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MySpace suicide case: woman guilty of misdemeanour.

Cyberbullying Stories...

A mother who helped arranged a cruel internet hoax that apparently drove a 13-year-old girl to suicide has escaped conviction on charges that could have put her in prison for 20 years.

Lori Drew, 49, from Missouri, was instead convicted of only three misdemeanour offences of accessing computer without authorisation. Each is punishable by up to a year in prison and a $100,000 fine.

Prosecutors,who described the trial as the first “cyber-bullying” case, said that Ms Drew and two others,her assistant,Ashley Grills,18,and her daughter,Sarah,13, created a profile of a fictitious 16-year-old boy on MySpace, the social networking website, and sent flirtatious messages from him to a teenage neighbour, Megan Meier.

Testimony showed that they created a teenage boy,“Josh Evans,” as an identity on MySpace to communicate with Sarah’s nemesis, Megan Meier, who was 13 and had a history of depression and suicidal impulses.

Ms Drew then had their fictitious boy “dump” the girl by saying: “The world would be a better place without you.”

Megan promptly hanged herself with a belt in her bedroom closet.

Thomas O'Brien, the chief federal prosecutor, in his closing argument, said: Lori Drew decided to humiliate a child.

The only way she could harm this pretty little girl was with a computer, as many other Cyberbullying Stories testify to!

"She chose to use a computer to hurt a little girl, and for four weeks she enjoyed it.”

Our Cyberbullying story continues.. During the trial, it was claimed that Ms Drew wanted to hurt Megan for saying unkind things about her own teenage daughter. It was also claimed that Ms Drew knew that Megan suffered from depression and was emotionally fragile.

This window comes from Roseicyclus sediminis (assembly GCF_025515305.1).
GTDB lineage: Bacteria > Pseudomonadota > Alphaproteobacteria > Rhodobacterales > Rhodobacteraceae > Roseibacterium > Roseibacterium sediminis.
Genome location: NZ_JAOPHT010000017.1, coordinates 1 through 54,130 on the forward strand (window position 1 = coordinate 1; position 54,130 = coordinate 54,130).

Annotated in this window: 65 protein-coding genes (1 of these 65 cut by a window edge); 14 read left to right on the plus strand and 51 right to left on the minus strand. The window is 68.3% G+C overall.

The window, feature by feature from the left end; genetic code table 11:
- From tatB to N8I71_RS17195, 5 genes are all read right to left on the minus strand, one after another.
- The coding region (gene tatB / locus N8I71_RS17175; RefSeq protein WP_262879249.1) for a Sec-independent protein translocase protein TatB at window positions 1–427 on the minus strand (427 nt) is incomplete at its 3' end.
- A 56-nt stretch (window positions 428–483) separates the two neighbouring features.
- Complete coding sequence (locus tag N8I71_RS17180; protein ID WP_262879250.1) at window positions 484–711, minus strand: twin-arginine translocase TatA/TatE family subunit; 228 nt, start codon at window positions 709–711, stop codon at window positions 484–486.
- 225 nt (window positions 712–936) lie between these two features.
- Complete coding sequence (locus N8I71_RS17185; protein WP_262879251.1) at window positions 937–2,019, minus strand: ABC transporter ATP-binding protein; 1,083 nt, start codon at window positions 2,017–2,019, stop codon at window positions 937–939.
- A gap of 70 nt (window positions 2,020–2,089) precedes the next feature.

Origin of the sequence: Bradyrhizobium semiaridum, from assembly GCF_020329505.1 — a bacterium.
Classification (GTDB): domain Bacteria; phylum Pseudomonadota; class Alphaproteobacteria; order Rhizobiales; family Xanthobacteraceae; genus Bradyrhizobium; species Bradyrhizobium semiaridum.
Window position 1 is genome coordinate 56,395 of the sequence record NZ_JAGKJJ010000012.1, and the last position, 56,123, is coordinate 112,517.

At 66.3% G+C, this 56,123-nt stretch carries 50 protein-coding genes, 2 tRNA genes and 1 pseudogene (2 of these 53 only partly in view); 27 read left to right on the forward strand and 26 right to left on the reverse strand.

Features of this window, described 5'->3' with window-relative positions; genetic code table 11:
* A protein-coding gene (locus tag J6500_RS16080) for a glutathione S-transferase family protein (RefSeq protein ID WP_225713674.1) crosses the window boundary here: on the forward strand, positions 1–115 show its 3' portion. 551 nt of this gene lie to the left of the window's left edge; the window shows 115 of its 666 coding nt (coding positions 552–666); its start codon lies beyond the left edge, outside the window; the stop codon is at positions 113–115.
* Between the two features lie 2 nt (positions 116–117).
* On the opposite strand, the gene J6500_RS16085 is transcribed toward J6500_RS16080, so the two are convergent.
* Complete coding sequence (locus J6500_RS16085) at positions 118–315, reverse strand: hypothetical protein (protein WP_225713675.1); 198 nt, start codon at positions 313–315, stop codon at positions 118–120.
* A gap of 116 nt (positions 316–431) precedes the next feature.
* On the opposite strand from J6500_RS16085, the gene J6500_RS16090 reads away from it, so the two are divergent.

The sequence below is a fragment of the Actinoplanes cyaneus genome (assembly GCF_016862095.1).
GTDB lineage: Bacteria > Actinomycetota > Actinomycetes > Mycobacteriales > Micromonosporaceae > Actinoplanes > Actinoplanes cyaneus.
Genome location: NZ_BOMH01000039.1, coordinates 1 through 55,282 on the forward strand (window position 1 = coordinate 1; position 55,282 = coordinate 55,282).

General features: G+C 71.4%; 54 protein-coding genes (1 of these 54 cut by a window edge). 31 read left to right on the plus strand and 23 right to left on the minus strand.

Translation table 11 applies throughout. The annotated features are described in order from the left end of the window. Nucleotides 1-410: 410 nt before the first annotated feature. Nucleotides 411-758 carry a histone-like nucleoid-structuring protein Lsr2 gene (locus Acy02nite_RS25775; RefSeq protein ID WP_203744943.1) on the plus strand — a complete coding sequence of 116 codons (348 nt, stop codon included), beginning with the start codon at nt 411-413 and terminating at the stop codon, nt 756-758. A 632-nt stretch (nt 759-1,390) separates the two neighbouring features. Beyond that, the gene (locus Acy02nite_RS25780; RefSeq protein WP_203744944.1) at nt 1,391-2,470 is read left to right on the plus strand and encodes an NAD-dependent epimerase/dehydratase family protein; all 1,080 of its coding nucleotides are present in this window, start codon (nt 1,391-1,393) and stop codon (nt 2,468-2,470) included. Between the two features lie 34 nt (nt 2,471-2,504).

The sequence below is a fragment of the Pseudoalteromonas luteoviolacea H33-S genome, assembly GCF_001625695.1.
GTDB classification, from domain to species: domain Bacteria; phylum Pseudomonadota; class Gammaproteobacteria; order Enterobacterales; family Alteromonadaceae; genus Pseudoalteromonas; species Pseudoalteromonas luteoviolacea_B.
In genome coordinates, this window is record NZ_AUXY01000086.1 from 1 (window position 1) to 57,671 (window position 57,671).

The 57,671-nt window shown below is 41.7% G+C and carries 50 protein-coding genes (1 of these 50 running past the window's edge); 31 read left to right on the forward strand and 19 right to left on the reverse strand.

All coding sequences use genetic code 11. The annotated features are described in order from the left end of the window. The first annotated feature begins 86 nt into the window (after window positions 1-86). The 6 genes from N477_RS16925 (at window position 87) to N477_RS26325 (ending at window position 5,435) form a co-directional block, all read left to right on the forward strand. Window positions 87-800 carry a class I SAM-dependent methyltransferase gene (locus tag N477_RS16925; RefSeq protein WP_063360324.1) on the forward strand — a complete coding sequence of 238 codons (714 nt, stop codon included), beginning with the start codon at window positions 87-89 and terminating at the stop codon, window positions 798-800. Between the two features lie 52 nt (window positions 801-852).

Nevertheless, a federal jury in Los Angeles rejected three felony charges against Ms Drew of accessing computers without authorisation to inflict emotional harm, and the judge, George Wu,declared a mistrial on another charge of conspiracy.

This Extreme Cyberbullying story-case, hinged on an unprecedented interpretation of computer-fraud law.

Ms Drew was not directly charged with causing Megan's death. Instead, prosecutors indicted her under the federal Computer Fraud and (cyberbullying) Abuse Act, which in the past has been used in hacking and trademark theft cases.

Among other things, Ms Drew was charged with conspiring to violate the fine print in MySpace's terms-of-service agreement, which prohibits the use of fake names and harassment of other MySpace members.

Missouri authorities said there was no state law under which Drew could be charged. But federal prosecutors in California claimed jurisdiction because MySpace is based in Beverly Hills. After the suicide, Missouri passed a state law against cyber-harassment.

Similar federal legislation has been proposed in Washington.

Ms Drew's lawyer, Dean Steward, said: “I don't have any satisfaction in the jury's decision. I don't think these charges should have ever been brought.”

Tina Meier, the mother of the dead girl, said: "For me it's never been about vengeance. This is about justice.”

MySpace, which is a division of News Corporation, owner of The Times, said in a statement that it “respects the jury's decision and will continue to work with industry experts to raise awareness of cyber-bullying and the harm it can potentially cause.”

The jury deadlocked on a fourth count of conspiracy against the woman, Lori Drew, 49, and the judge, George H. Wu of Federal District Court, declared a mistrial on that charge.

Although it was unclear how severely Ms.Drew would be punished —the jury reduced the charges to misdemeanors from felonies, and no sentencing date was set — the conviction was highly significant, computer fraud experts said, because it was the first time that a federal statute designed to combat computer crimes was used to prosecute what were essentially abuses of a user agreement on a social networking site.

Under federal sentencing guidelines, Ms. Drew could face up to three years in prison and $300,000 in fines, though she has no previous criminal record. Her lawyer has asked for a new trial.

(The above "news informations" has been supplied from various news sources.)

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